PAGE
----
By: Charles Boehm
The Maryland Soccerplex has become an integral part of the Washington, D.C.-area soccer scene since its debut seven years ago, offering a staggering array of immaculately-groomed fields anchored by a 3,200-capacity “championship stadium” and extensive indoor facilities.
Now an ambitious new endeavor has made the sprawling park in Germantown an even more appealing destination for players of all ages. A four-month, $2.5-million construction project is adding three cutting-edge, synthetic-turf fields to the Soccerplex’s list of amenities, giving the facility substantial all-weather capabilities and chipping away at the seasonal and scheduling limitations that have traditionally hampered area sports leagues.
“It is a huge enhancement for the facility,” said Maryland Soccer Foundation executive director Trish Heffelfinger. “It enables us to allow adults to play out here – we’re very protective of our grass fields and adults are very hard on them. It allows us to bring in new sports like field hockey, flag football, lacrosse, and it allows us to play year-round.”
Some soccer purists view the rise of artificial turf with alarm. But the game’s explosive growth has made field space scarce and the latest generation of turf technology makes the surfaces safer and more predictable than ever, especially compared to the worn, rutted pitches that have become all too common in the D.C. area.
“I think that most soccer players would say to you, they want to play on a good natural grass field,” said Heffelfinger. “But if you don’t have a good natural grass field, they’d rather play on a synthetic than a not-so-good grass field. The beauty of the synthetic is that it gives you a consistent surface.”
It’s also a sound investment for the non-profit MSF, which financed the construction with a grant from Discovery Channel founder John Hendricks and his wife Maureen, who sits on the MSF Board of Directors. The artificial surface’s versatility equates to considerable income and with annual maintenance costs measuring barely a third of those incurred by a comparable grass field, the newest additions at the Soccerplex will do much to help pay down the debt lingering from the facility’s initial construction. There are environmental benefits, too.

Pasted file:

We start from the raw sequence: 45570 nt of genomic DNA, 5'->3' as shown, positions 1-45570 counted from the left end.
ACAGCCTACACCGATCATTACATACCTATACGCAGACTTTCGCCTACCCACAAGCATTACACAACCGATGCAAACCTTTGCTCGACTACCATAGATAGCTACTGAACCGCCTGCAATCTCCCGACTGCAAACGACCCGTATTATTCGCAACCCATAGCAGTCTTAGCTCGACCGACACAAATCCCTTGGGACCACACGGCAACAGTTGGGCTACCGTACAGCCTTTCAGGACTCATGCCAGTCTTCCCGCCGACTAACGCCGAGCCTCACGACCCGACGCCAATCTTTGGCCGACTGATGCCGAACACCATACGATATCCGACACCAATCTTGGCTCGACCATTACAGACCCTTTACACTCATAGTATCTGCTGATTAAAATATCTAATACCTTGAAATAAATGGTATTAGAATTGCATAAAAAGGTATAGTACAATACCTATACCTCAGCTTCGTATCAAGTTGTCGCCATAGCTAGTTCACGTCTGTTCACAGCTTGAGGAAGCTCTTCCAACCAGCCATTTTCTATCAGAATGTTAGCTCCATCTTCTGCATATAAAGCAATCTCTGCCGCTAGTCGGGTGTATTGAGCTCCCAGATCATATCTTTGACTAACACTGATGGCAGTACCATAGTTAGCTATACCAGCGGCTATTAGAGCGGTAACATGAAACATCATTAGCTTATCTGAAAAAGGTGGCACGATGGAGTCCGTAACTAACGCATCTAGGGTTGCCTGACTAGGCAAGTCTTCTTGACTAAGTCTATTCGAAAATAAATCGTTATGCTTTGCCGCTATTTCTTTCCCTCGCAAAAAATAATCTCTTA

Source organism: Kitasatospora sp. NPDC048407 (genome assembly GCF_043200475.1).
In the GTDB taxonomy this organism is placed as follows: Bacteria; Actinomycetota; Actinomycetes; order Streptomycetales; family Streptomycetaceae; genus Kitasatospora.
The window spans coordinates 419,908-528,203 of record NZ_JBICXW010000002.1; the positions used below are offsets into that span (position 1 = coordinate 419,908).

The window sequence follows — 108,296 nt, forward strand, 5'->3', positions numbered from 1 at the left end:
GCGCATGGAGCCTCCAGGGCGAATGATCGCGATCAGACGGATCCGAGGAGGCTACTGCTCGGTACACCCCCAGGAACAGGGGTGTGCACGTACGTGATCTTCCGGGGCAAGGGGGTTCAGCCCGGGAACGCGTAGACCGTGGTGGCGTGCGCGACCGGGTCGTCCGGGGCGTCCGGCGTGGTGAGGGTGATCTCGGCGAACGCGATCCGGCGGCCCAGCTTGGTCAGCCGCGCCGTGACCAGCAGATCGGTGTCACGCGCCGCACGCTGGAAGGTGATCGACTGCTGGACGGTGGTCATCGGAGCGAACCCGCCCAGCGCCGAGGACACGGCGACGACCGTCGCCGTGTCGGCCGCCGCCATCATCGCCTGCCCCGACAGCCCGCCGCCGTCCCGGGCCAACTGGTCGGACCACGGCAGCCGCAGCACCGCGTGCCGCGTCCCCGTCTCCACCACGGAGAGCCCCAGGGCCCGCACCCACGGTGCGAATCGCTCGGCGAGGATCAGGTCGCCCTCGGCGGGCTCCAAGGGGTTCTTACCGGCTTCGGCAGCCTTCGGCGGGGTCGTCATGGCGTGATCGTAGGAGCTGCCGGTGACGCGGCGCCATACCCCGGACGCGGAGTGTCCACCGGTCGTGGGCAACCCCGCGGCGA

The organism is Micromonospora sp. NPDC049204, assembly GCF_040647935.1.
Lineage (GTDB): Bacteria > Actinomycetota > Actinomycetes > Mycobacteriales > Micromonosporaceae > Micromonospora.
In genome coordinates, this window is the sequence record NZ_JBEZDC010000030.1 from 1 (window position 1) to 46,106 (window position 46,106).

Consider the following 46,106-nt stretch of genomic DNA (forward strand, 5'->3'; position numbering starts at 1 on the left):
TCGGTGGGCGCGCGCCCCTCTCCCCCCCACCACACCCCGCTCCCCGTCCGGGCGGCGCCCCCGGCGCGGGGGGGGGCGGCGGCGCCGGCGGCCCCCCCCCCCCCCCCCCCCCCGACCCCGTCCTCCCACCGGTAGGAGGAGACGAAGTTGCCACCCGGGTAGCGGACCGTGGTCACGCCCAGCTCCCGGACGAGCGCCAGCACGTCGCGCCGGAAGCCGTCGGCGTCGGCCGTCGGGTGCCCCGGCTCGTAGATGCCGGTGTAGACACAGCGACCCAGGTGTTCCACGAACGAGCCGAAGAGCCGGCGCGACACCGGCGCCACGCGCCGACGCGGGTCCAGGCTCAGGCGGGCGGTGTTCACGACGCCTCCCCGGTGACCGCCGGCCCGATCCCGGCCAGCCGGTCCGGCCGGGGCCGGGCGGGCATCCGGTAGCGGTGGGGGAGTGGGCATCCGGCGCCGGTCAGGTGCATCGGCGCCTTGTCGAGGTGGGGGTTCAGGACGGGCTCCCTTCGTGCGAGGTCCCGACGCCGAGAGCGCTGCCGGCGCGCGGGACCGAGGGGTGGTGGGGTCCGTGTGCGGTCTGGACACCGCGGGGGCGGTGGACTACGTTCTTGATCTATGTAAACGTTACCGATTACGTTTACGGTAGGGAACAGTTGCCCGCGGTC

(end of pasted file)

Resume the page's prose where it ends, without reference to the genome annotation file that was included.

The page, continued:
“This allows us to generate net new revenue right off the bat,” said Heffelfinger. “Plus, you end up with a year like this year, where you’re in a drought and you’re spending a lot of money. All our fields are irrigated, so we spend a lot of money to irrigate them, to keep them going through that time of year.”
All three turf fields feature floodlights to maximize their value and on a busy weekend day, officials envision them being used almost continuously from 8:00 am to 11:00 pm. Two opened for use in mid-October, with the third to be completed by the end of this month, and players, coaches and parents have already provided plenty of positive feedback.
“You hear things like, ‘Wow, I wish I’d had these fields while my playing career was going on,’” said Heffelfinger with a laugh. “What we’re finding is that people are just so thrilled to be able to play – especially adults – year-round, outdoors.”
In constructing their newest addition, Soccerplex officials dodged convention and did their homework. Rather than simply hand over the entire project to an outside turf vendor, the facility partnered with DOC Turf of Crofton, Md. to create the “Performance Blade” design, a custom turf blend combining two textures of synthetic grass to offer a soft feel without sacrificing durability.
But the fields’ most crucial features lie well beneath the surface: an advanced, six-layer underpinning painstakingly crafted long before a single “blade” was “planted.” Over the past two years, MSF officials visited synthetic turf facilities across the country to solicit advice and know-how from their counterparts – and with Montgomery County storm-water management rules some of the most stringent in the nation, the need for a well-crafted foundation was clear.
“You get really excited about the turf, because that’s what sits on top, but it’s the base work that really determines whether this field will be the quality you want,” explained Heffelfinger. “So the construction of the base and the compaction of that base are critical to making sure these fields drain – because the reason you purchase them is [so] you can play on them in all types of weather.”
The new fields require minimal upkeep. Soccerplex’s five-member groundskeeping crew will routinely brush the surface to level the crumb rubber infill, while an antibacterial solution – along with specific rules prohibiting spitting and the like – is used to keep the turf clean and safe.
“It just looks spectacular,” said Heffelfinger. “I’m just over the moon, I’m so excited about them. It’s so much fun to watch people out there, being able to play no matter what. You know how crazy soccer people are – they want to play all the time!”